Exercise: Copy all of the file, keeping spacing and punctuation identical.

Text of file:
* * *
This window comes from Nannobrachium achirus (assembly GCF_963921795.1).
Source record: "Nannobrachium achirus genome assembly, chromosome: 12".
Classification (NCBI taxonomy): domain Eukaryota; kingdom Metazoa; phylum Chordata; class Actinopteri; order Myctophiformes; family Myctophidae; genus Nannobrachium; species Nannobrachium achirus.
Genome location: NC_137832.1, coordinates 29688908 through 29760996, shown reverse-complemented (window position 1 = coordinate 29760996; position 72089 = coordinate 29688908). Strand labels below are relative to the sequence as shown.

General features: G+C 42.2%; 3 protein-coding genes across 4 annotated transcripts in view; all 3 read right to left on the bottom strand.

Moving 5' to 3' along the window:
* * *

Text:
This window comes from Nannobrachium achirus (assembly GCF_963921795.1).
Source record: "Nannobrachium achirus genome assembly, chromosome: 12".
Classification (NCBI taxonomy): domain Eukaryota; kingdom Metazoa; phylum Chordata; class Actinopteri; order Myctophiformes; family Myctophidae; genus Nannobrachium; species Nannobrachium achirus.
Genome location: NC_137832.1, coordinates 29688908 through 29760996, shown reverse-complemented (window position 1 = coordinate 29760996; position 72089 = coordinate 29688908). Strand labels below are relative to the sequence as shown.

General features: G+C 42.2%; 3 protein-coding genes across 4 annotated transcripts in view; all 3 read right to left on the bottom strand.

Moving 5' to 3' along the window: